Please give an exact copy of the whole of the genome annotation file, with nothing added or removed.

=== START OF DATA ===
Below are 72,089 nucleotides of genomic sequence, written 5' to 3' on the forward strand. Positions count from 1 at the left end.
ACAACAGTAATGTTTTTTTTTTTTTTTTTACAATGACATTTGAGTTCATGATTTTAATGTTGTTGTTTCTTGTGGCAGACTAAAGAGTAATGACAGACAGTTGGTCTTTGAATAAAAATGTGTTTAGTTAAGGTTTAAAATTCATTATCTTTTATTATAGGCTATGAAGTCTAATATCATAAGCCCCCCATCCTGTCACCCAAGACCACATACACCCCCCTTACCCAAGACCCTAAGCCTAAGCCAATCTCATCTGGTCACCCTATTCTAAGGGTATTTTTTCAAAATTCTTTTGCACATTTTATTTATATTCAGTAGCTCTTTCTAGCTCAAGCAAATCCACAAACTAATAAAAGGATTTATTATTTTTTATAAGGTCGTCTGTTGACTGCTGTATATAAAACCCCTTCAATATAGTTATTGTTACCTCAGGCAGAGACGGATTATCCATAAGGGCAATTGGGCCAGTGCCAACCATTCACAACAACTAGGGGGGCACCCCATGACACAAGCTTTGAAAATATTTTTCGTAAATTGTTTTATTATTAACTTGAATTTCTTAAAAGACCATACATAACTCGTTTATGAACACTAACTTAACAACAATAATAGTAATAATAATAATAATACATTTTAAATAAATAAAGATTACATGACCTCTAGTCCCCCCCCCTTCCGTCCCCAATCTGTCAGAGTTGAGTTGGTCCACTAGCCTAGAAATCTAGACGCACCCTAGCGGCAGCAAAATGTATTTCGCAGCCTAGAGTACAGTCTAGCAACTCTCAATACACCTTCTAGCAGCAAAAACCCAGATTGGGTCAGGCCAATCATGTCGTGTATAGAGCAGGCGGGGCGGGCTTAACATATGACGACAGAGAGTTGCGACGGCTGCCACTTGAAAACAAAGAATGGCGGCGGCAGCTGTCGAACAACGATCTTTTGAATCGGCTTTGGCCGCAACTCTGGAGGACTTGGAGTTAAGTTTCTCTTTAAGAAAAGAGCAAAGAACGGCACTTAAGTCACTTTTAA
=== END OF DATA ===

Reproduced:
Below are 72,089 nucleotides of genomic sequence, written 5' to 3' on the forward strand. Positions count from 1 at the left end.
ACAACAGTAATGTTTTTTTTTTTTTTTTTACAATGACATTTGAGTTCATGATTTTAATGTTGTTGTTTCTTGTGGCAGACTAAAGAGTAATGACAGACAGTTGGTCTTTGAATAAAAATGTGTTTAGTTAAGGTTTAAAATTCATTATCTTTTATTATAGGCTATGAAGTCTAATATCATAAGCCCCCCATCCTGTCACCCAAGACCACATACACCCCCCTTACCCAAGACCCTAAGCCTAAGCCAATCTCATCTGGTCACCCTATTCTAAGGGTATTTTTTCAAAATTCTTTTGCACATTTTATTTATATTCAGTAGCTCTTTCTAGCTCAAGCAAATCCACAAACTAATAAAAGGATTTATTATTTTTTATAAGGTCGTCTGTTGACTGCTGTATATAAAACCCCTTCAATATAGTTATTGTTACCTCAGGCAGAGACGGATTATCCATAAGGGCAATTGGGCCAGTGCCAACCATTCACAACAACTAGGGGGGCACCCCATGACACAAGCTTTGAAAATATTTTTCGTAAATTGTTTTATTATTAACTTGAATTTCTTAAAAGACCATACATAACTCGTTTATGAACACTAACTTAACAACAATAATAGTAATAATAATAATAATACATTTTAAATAAATAAAGATTACATGACCTCTAGTCCCCCCCCCTTCCGTCCCCAATCTGTCAGAGTTGAGTTGGTCCACTAGCCTAGAAATCTAGACGCACCCTAGCGGCAGCAAAATGTATTTCGCAGCCTAGAGTACAGTCTAGCAACTCTCAATACACCTTCTAGCAGCAAAAACCCAGATTGGGTCAGGCCAATCATGTCGTGTATAGAGCAGGCGGGGCGGGCTTAACATATGACGACAGAGAGTTGCGACGGCTGCCACTTGAAAACAAAGAATGGCGGCGGCAGCTGTCGAACAACGATCTTTTGAATCGGCTTTGGCCGCAACTCTGGAGGACTTGGAGTTAAGTTTCTCTTTAAGAAAAGAGCAAAGAACGGCACTTAAGTCACTTTTAA